The following were among actions taken at Tuesday's meeting of the Prince George's County Council. For more information, call 952-3718.

RESTAURANT ORDINANCE -- The council voted unanimously to amend zoning ordinances to encourage restaurants in office buildings and hotels located in the fast-growing I-3 industrial zone, which now accounts for one fourth of county commercial and industrial property.

The new ordinance, which goes into effect July 2, will permit large restaurants where only coffee shops or small fast-food restaurants now are permitted and will allow restaurant signs and entrances on the front of office buildings and hotels.

The original draft of the amended ordinance prohibited fast-food restaurants, but this was dropped after a council committee studied the resolution and stressed the need for delicatessen-style restaurants within office buildings.

HOME LOANS FOR RESIDENTS -- The council unanimously approved a resolution allowing the county Housing Authority to make available $23 million for loans to low- and moderate-income home buyers.

The $23 million was raised by bonds originally issued in July 1985 as part of a $97 million project to attract businesses to county areas that otherwise might not attract development. Of funds used to finance projects including nursing homes, office buildings, plants and warehouses, $39 million was set aside for families participating in the county's first home-buyers' assistance program.

While loans totaling $16 million were extended at 10 1/4 percent interest to families that would not ordinarily qualify for such financial aid, market interest rates dropped below the county-financed loan rate, leaving about $23 million unused.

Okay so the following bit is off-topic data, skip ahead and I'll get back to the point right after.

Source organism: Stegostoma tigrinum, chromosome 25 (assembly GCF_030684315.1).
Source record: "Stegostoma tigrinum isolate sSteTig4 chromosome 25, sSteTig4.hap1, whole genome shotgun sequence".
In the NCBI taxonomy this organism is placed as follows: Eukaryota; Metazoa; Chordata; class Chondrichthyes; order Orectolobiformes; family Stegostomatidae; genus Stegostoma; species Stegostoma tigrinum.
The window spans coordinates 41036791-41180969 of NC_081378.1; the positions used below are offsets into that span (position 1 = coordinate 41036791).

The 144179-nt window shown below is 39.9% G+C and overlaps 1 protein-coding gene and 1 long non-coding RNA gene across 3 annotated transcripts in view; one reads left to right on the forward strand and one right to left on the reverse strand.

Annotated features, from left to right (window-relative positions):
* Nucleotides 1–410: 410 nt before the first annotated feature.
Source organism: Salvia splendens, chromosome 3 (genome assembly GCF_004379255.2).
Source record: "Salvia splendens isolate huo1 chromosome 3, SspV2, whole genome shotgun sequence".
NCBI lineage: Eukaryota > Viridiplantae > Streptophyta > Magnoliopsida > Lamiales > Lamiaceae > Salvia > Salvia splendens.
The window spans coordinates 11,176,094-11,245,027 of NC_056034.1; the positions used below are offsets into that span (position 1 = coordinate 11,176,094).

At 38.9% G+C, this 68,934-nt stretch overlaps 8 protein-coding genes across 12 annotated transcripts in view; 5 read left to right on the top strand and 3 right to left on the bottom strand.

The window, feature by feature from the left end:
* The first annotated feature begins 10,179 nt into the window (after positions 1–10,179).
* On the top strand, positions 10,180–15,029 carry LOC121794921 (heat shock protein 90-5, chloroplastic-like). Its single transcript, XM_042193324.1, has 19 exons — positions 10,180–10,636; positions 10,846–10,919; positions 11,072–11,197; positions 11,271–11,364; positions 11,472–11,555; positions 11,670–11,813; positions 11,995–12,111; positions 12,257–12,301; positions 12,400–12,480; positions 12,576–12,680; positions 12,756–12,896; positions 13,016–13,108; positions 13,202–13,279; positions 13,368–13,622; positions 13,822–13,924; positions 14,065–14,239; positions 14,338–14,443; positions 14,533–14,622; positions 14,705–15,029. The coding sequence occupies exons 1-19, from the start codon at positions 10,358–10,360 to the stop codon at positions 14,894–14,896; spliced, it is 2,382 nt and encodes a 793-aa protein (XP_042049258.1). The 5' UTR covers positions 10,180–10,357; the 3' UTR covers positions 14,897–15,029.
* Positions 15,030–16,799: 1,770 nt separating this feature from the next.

According to a county Department of Housing and Community Development plan, the bond money can be used by financial institutions to extend three types of loans -- limited mortgages for any first-time homeowners, closing cost assistance loans and housing purchase assistance for moderate-income families -- designed to keep total housing costs within 28 percent of total income.

Lynda Given, director of the county department of housing, urged the council to support the remarketing effort, despite current interest rate fluctuations. She said that if market interest rates continue to climb the county-funded loans may again become attractive to homeowners. If market interest rates fall, then the county will place the remaining $23 million back in a temporary account and consider offering the loans to the public again next year, when market interest rates may be higher than 10 1/4 percent.